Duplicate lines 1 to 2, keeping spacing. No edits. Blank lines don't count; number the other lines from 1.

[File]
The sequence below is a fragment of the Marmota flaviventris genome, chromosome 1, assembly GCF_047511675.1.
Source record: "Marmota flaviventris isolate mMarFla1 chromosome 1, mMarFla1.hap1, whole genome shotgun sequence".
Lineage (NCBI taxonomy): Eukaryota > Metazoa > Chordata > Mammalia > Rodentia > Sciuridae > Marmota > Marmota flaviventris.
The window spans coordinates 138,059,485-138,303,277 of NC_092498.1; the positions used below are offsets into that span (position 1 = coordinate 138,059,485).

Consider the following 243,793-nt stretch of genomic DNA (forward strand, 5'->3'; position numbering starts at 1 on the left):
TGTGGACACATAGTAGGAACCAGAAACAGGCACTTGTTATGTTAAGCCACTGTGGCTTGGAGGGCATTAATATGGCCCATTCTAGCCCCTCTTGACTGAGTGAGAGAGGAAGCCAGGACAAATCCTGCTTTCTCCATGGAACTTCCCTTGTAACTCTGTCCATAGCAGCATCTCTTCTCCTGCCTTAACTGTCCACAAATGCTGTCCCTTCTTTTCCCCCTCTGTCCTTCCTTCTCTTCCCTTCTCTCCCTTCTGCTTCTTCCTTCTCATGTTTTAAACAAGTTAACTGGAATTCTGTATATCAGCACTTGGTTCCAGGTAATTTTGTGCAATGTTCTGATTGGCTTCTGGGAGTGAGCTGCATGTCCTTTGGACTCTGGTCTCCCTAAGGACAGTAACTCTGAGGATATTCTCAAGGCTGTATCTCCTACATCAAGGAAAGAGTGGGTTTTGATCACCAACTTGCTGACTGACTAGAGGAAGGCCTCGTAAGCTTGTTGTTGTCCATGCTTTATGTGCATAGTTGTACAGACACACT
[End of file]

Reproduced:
The sequence below is a fragment of the Marmota flaviventris genome, chromosome 1, assembly GCF_047511675.1.
Source record: "Marmota flaviventris isolate mMarFla1 chromosome 1, mMarFla1.hap1, whole genome shotgun sequence".